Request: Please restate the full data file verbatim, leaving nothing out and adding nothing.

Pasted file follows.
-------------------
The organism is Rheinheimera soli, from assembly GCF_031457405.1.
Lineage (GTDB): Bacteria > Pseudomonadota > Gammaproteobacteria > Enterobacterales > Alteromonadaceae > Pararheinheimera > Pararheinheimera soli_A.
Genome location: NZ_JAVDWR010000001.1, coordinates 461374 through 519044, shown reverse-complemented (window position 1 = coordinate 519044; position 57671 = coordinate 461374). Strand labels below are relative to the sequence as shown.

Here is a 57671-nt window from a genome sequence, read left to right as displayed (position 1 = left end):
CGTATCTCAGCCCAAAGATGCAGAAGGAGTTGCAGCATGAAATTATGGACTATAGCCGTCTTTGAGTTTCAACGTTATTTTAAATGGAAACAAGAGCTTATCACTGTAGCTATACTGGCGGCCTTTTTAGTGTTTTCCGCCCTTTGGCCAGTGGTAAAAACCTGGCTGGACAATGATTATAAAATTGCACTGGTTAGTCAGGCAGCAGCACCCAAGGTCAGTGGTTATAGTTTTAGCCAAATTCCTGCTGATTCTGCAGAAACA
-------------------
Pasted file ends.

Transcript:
The organism is Rheinheimera soli, from assembly GCF_031457405.1.
Lineage (GTDB): Bacteria > Pseudomonadota > Gammaproteobacteria > Enterobacterales > Alteromonadaceae > Pararheinheimera > Pararheinheimera soli_A.
Genome location: NZ_JAVDWR010000001.1, coordinates 461374 through 519044, shown reverse-complemented (window position 1 = coordinate 519044; position 57671 = coordinate 461374). Strand labels below are relative to the sequence as shown.

Here is a 57671-nt window from a genome sequence, read left to right as displayed (position 1 = left end):
CGTATCTCAGCCCAAAGATGCAGAAGGAGTTGCAGCATGAAATTATGGACTATAGCCGTCTTTGAGTTTCAACGTTATTTTAAATGGAAACAAGAGCTTATCACTGTAGCTATACTGGCGGCCTTTTTAGTGTTTTCCGCCCTTTGGCCAGTGGTAAAAACCTGGCTGGACAATGATTATAAAATTGCACTGGTTAGTCAGGCAGCAGCACCCAAGGTCAGTGGTTATAGTTTTAGCCAAATTCCTGCTGATTCTGCAGAAACA